3. The Day the Earth Smiled

On July 19, 2013, in an event celebrated the world over, our Cassini spacecraft slipped into Saturn’s shadow and turned to image the planet, seven of its moons, its inner rings — and, in the background, our home planet, Earth. This mosaic is special as it marks the third time our home planet was imaged from the outer solar system; the second time it was imaged by Cassini from Saturn’s orbit, the first time ever that inhabitants of Earth were made aware in advance that their photo would be taken from such a great distance.

4. Looking Back

Before leaving the Pluto system forever, New Horizons turned back to see Pluto backlit by the sun. The small world’s haze layer shows its blue color in this picture. The high-altitude haze is thought to be similar in nature to that seen at Saturn’s moon Titan. The source of both hazes likely involves sunlight-initiated chemical reactions of nitrogen and methane, leading to relatively small, soot-like particles called tholins. This image was generated by combining information from blue, red and near-infrared images to closely replicate the color a human eye would perceive.

5. Catching Its Own Tail

A huge storm churning through the atmosphere in Saturn’s northern hemisphere overtakes itself as it encircles the planet in this true-color view from Cassini. This picture, captured on February 25, 2011, was taken about 12 weeks after the storm began, and the clouds by this time had formed a tail that wrapped around the planet. The storm is a prodigious source of radio noise, which comes from lightning deep within the planet’s atmosphere.

6. The Great Red Spot

Another massive storm, this time on Jupiter, as seen in this dramatic close-up by Voyager 1 in 1979. The Great Red Spot is much larger than the entire Earth.

7. More Stormy Weather

Jupiter is still just as stormy today, as seen in this recent view from NASA’s Juno spacecraft, when it soared directly over Jupiter’s south pole on February 2, 2017, from an altitude of about 62,800 miles (101,000 kilometers) above the cloud tops. From this unique vantage point we see the terminator (where day meets night) cutting across the Jovian south polar region’s restless, marbled atmosphere with the south pole itself approximately in the center of that border. This image was processed by citizen scientist John Landino. This enhanced color version highlights the bright high clouds and numerous meandering oval storms.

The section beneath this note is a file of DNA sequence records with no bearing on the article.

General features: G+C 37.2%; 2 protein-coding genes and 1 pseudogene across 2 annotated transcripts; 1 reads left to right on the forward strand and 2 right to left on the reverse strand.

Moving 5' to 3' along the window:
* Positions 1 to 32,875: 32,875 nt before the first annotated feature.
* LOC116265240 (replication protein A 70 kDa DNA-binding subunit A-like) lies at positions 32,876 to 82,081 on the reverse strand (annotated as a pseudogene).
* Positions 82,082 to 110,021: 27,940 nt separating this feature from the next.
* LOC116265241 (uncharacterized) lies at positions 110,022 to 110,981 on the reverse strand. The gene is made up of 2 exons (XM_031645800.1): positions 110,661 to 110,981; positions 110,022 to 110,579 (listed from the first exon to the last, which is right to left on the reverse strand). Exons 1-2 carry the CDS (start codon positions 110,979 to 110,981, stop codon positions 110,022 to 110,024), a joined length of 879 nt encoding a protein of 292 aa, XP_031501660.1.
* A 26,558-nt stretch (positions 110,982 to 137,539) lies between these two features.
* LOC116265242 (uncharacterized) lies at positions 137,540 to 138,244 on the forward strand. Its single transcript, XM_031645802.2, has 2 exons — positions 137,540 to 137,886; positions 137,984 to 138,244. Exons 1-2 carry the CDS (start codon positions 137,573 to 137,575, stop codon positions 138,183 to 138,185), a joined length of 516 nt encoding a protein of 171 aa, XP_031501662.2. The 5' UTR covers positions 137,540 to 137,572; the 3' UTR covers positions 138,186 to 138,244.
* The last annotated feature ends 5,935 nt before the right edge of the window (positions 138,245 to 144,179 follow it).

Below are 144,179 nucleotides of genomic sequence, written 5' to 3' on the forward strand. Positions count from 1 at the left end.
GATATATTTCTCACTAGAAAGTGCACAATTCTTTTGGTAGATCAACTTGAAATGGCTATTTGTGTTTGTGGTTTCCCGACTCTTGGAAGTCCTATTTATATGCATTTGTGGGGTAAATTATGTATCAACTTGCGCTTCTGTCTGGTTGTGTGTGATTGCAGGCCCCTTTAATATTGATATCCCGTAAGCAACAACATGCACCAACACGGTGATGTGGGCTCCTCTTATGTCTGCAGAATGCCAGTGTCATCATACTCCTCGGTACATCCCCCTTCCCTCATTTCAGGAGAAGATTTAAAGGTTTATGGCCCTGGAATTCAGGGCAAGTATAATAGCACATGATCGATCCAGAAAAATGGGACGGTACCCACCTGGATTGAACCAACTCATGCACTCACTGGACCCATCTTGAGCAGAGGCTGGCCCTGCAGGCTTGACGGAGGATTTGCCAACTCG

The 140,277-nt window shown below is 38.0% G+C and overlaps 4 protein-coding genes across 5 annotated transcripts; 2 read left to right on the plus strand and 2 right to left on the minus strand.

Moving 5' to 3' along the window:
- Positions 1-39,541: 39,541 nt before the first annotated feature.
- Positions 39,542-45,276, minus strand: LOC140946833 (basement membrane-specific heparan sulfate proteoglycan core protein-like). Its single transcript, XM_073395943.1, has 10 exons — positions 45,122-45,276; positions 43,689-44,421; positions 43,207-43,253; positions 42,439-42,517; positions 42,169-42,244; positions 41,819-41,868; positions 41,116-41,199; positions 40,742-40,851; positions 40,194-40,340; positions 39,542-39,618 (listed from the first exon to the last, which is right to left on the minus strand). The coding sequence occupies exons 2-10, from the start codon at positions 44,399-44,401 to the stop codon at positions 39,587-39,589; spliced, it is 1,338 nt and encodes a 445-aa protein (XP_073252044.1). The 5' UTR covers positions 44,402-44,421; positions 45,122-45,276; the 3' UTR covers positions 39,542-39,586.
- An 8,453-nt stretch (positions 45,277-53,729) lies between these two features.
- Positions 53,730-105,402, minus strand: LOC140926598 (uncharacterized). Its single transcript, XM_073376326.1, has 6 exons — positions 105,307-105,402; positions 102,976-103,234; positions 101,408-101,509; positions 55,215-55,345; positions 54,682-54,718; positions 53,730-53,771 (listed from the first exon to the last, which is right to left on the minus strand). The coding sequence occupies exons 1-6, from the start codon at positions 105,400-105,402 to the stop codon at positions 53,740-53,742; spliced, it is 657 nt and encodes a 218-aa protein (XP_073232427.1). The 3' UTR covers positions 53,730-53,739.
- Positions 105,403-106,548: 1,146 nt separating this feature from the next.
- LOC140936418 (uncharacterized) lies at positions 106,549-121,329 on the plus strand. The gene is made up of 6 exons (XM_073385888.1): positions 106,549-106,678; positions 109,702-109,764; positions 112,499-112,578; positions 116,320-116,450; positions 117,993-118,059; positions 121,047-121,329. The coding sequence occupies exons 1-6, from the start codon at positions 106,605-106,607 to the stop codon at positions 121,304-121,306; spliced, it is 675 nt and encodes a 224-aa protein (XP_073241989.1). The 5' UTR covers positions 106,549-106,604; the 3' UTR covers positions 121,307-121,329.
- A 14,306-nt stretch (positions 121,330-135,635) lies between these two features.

8. X-Ray Vision

X-rays stream off the sun in this image showing observations from by our Nuclear Spectroscopic Telescope Array, or NuSTAR, overlaid on a picture taken by our Solar Dynamics Observatory (SDO). The NuSTAR data, seen in green and blue, reveal solar high-energy emission. The high-energy X-rays come from gas heated to above 3 million degrees. The red channel represents ultraviolet light captured by SDO, and shows the presence of lower-temperature material in the solar atmosphere at 1 million degrees.

9. One Space Robot Photographs Another

This image from NASA’s Mars Reconnaissance Orbiter shows Victoria crater, near the equator of Mars. The crater is approximately half a mile (800 meters) in diameter. It has a distinctive scalloped shape to its rim, caused by erosion and downhill movement of crater wall material. Since January 2004, the Mars Exploration Rover Opportunity has been operating in the region where Victoria crater is found. Five days before this image was taken in October 2006, Opportunity arrived at the rim of the crater after a drive of more than over 5 miles (9 kilometers). The rover can be seen in this image, as a dot at roughly the “ten o'clock” position along the rim of the crater. (You can zoom in on the full-resolution version here.)

10. Night Lights

Last, but far from least, is this remarkable new view of our home planet. Last week, we released new global maps of Earth at night, providing the clearest yet composite view of the patterns of human settlement across our planet. This composite image, one of three new full-hemisphere views, provides a view of the Americas at night from the NASA-NOAA Suomi-NPP satellite. The clouds and sun glint — added here for aesthetic effect — are derived from MODIS instrument land surface and cloud cover products.

Discover more lists of 10 things to know about our solar system HERE.

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Dark Spot and Jovian ‘Galaxy’ - This enhanced-color image of a mysterious dark spot on Jupiter seems to reveal a Jovian “galaxy” of swirling storms. Juno acquired this JunoCam image on Feb. 2, 2017, at an altitude of 9,000 miles (14,500 kilometers) above the giant planet’s cloud tops. This publicly selected target was simply titled “Dark Spot.” In ground-based images it was difficult to tell that it is a dark storm. Citizen scientist Roman Tkachenko enhanced the color to bring out the rich detail in the storm and surrounding clouds. Just south of the dark storm is a bright, oval-shaped storm with high, bright, white clouds, reminiscent of a swirling galaxy. As a final touch, he rotated the image 90 degrees, turning the picture into a work of art.

Credits: NASA/JPL-Caltech/SwRI/MSSS/Roman Tkachenko